ketones, often in large amounts, are present when a child is in diabetic ketoacidosis. Serum carbon dioxide is
decreased in diabetic ketoacidosis. Serum phosphorus is decreased in diabetic ketoacidosis.
The parent of a child with diabetes mellitus asks the nurse when urine testing will be necessary. The nurse
should explain that urine testing is necessary for which?
a. Glucose is needed before administration of insulin.
b. Glucose is needed four times a day.
c. Glycosylated hemoglobin is required.
d. Ketonuria is suspected.
Urine testing is still performed to detect evidence of ketonuria. Urine testing for glucose is no longer indicated
because of the poor correlation between blood glucose levels and glycosuria. Glycosylated hemoglobin
analysis is performed on a blood sample.
To help the adolescent deal with diabetes, the nurse must consider which characteristic of adolescence?
a. Desire to be unique
b. Preoccupation with the future
c. Need to be perfect and similar to peers
d. Need to make peers aware of the seriousness of hypoglycemic reactions
Adolescence is a time when the individual wants to be perfect and similar to peers. Having diabetes makes
adolescents different from their peers. Adolescents do not wish to be unique; they desire to fit in with the peer
group and are usually not future oriented. Forcing peer awareness of the seriousness of hypoglycemic reactions
would further alienate the adolescent with diabetes. The peer group would focus on the differences
The nurse is implementing care for a school-age child admitted to the pediatric intensive care in diabetic
ketoacidosis (DKA). Which prescribed intervention should the nurse implement first?
a. Begin 0.9% saline solution intravenously as prescribed.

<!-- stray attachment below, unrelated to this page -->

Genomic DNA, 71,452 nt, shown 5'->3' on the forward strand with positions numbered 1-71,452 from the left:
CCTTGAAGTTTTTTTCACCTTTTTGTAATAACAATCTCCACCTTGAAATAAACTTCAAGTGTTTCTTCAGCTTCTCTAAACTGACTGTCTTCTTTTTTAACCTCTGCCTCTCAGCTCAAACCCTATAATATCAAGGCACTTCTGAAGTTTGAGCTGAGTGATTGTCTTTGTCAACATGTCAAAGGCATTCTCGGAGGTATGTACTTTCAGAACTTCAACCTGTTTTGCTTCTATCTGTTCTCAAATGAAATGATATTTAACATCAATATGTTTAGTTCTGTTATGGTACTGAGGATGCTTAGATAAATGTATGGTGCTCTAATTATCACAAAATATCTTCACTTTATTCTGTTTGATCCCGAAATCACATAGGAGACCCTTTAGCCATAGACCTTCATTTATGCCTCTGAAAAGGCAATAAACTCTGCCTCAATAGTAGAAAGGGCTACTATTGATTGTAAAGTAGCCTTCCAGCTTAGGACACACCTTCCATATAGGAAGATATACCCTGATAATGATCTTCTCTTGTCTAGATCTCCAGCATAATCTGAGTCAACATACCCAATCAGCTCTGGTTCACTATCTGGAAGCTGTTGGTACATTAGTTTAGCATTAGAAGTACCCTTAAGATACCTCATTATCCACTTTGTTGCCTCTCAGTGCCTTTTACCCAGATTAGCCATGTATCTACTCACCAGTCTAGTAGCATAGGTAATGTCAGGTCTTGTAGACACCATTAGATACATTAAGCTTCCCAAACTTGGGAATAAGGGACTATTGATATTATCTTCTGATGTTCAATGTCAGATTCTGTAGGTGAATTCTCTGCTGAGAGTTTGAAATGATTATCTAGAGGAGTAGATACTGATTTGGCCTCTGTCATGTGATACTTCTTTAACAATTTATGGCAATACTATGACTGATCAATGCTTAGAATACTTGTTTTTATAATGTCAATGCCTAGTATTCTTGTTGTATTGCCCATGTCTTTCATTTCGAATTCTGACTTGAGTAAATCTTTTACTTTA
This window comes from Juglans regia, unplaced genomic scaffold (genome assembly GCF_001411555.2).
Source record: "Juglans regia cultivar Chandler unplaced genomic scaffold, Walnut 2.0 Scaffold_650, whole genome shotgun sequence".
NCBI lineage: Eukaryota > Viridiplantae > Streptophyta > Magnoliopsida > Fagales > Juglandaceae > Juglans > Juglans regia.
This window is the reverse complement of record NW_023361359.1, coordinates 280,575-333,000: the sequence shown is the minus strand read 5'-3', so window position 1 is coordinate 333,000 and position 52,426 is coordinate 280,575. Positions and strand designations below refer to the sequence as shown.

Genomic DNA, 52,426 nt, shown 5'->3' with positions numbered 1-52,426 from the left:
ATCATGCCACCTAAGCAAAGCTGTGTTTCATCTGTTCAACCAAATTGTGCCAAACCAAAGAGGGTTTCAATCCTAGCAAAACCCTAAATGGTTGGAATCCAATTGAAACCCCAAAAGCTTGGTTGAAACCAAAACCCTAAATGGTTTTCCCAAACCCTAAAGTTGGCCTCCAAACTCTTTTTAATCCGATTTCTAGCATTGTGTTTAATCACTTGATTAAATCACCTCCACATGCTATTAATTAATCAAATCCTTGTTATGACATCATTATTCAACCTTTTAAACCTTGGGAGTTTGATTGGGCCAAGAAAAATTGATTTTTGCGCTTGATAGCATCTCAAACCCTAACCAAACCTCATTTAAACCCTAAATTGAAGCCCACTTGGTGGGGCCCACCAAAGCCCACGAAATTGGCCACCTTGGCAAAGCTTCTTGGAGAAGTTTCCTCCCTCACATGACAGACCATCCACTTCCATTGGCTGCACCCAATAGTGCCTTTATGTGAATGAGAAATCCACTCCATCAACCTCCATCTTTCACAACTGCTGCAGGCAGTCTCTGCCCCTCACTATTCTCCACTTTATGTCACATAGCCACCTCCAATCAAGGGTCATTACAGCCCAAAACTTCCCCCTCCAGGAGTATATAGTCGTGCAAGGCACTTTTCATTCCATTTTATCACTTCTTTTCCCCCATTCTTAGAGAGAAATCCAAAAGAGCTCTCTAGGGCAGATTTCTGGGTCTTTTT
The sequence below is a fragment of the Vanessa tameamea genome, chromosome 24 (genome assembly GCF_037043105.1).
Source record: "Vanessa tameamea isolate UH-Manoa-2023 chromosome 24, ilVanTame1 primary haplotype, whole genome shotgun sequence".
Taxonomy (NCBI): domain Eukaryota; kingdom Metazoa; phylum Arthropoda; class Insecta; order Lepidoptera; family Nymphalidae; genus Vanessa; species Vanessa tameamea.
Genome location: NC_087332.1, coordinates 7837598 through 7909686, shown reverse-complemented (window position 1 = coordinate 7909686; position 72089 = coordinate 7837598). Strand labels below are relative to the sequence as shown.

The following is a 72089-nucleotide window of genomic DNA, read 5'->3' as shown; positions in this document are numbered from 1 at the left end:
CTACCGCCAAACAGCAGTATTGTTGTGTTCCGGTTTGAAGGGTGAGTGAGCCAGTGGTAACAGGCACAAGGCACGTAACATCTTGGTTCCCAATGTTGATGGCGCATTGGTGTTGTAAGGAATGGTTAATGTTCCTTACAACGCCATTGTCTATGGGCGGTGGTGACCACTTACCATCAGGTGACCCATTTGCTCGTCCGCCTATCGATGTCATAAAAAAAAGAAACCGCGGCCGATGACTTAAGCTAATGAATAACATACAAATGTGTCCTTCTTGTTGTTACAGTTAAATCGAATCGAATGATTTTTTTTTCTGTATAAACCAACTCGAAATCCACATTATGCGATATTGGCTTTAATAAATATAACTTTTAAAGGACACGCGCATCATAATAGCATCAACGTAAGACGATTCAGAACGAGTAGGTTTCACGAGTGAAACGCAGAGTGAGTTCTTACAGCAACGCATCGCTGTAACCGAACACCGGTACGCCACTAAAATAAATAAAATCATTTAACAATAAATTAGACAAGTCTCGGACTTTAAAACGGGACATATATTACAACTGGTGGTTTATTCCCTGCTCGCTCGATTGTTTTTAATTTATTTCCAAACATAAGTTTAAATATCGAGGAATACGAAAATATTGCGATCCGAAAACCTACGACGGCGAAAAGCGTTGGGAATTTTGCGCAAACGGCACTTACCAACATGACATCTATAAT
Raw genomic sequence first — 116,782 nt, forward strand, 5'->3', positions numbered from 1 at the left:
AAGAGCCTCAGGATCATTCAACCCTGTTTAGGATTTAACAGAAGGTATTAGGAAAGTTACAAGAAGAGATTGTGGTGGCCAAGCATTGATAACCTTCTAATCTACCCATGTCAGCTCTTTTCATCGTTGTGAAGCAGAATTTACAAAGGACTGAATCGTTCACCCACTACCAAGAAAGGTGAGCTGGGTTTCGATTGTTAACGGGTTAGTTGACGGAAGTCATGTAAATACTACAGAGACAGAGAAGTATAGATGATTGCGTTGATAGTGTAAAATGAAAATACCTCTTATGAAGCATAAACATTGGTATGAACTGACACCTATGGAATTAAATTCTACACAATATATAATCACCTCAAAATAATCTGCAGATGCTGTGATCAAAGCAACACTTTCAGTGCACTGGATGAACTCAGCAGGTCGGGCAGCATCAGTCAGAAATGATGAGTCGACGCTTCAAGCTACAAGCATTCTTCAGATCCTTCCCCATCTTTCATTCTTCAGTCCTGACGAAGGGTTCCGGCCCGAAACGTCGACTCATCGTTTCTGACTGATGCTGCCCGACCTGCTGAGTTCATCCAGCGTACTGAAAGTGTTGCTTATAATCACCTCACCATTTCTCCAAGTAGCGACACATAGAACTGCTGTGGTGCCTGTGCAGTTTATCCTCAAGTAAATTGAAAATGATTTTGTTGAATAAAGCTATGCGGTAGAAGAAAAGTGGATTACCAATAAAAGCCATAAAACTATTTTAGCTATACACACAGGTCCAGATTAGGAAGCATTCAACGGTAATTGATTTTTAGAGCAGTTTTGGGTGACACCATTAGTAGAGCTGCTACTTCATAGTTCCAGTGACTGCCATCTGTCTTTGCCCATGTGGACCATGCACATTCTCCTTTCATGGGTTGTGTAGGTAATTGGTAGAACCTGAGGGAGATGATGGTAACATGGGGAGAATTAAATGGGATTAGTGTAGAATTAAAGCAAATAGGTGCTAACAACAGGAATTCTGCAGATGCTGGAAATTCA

b. Administer regular insulin intravenously as prescribed.
c. Place child on a cardiac monitor.
d. Place child on a pulse oximetry monitor.
All patients with DKA experience dehydration (10% of total body weight in severe ketoacidosis) because of
the osmotic diuresis, accompanied by depletion of electrolytes (sodium, potassium, chloride, phosphate, and
magnesium). The initial hydrating solution is 0.9% saline solution. Insulin therapy should be started after the
initial rehydration bolus because serum glucose levels fall rapidly after volume expansion. The child should be
placed on the cardiac and pulse oximetry monitors after the rehydrating solution has been initiated.
A nurse is planning care for a school-age child with type 1 diabetes. Which insulin preparations are rapid
and short acting (Select all that apply)?
a. Novolin N
d. Novolin R
ANS: C, D
Rapid-acting insulin (e.g., NovoLog) reaches the blood within 15 minutes after injection. The insulin peaks 30
to 90 minutes later and may last as long as 5 hours. Short-acting (regular) insulin (e.g., Novolin R) usually
reaches the blood within 30 minutes after injection. The insulin peaks 2 to 4 hours later and stays in the blood
for about 4 to 8 hours. Intermediate-acting insulins (e.g., Novolin N) reach the blood 2 to 6 hours after
Test Bank - Maternal Child Nursing Care by Perry (6th Edition, 2017) 809
injection. The insulins peak 4 to 14 hours later and stay in the blood for about 14 to 20 hours. Long-acting
insulin (e.g., Lantus) takes 6 to 14 hours to start working. It has no peak or a very small peak 10 to 16 hours
after injection. The insulin stays in the blood between 20 and 24 hours.
The clinic nurse is reviewing hemoglobin A1c
levels on several children with type 1 diabetes. Hemoglobin
levels of less than _____ % are a goal for children with type 1 diabetes. Record your answer as a whole